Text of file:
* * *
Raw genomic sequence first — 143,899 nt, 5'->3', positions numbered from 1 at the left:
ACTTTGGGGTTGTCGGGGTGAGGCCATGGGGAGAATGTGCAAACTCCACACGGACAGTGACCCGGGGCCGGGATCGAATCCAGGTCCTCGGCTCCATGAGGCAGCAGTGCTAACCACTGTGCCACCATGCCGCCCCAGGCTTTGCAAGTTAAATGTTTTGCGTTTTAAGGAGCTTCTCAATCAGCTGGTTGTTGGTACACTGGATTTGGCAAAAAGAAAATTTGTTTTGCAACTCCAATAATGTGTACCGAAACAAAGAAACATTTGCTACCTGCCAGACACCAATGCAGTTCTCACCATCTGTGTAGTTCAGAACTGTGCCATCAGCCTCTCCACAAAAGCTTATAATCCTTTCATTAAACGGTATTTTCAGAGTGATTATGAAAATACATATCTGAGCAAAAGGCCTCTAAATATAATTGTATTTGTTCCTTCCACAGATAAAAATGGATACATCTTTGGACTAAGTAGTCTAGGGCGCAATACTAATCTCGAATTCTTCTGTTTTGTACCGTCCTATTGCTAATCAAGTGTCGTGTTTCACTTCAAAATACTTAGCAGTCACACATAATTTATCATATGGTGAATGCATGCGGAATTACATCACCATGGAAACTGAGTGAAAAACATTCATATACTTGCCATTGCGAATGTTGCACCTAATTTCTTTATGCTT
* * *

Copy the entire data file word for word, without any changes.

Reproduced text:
Raw genomic sequence first — 143,899 nt, 5'->3', positions numbered from 1 at the left:
ACTTTGGGGTTGTCGGGGTGAGGCCATGGGGAGAATGTGCAAACTCCACACGGACAGTGACCCGGGGCCGGGATCGAATCCAGGTCCTCGGCTCCATGAGGCAGCAGTGCTAACCACTGTGCCACCATGCCGCCCCAGGCTTTGCAAGTTAAATGTTTTGCGTTTTAAGGAGCTTCTCAATCAGCTGGTTGTTGGTACACTGGATTTGGCAAAAAGAAAATTTGTTTTGCAACTCCAATAATGTGTACCGAAACAAAGAAACATTTGCTACCTGCCAGACACCAATGCAGTTCTCACCATCTGTGTAGTTCAGAACTGTGCCATCAGCCTCTCCACAAAAGCTTATAATCCTTTCATTAAACGGTATTTTCAGAGTGATTATGAAAATACATATCTGAGCAAAAGGCCTCTAAATATAATTGTATTTGTTCCTTCCACAGATAAAAATGGATACATCTTTGGACTAAGTAGTCTAGGGCGCAATACTAATCTCGAATTCTTCTGTTTTGTACCGTCCTATTGCTAATCAAGTGTCGTGTTTCACTTCAAAATACTTAGCAGTCACACATAATTTATCATATGGTGAATGCATGCGGAATTACATCACCATGGAAACTGAGTGAAAAACATTCATATACTTGCCATTGCGAATGTTGCACCTAATTTCTTTATGCTT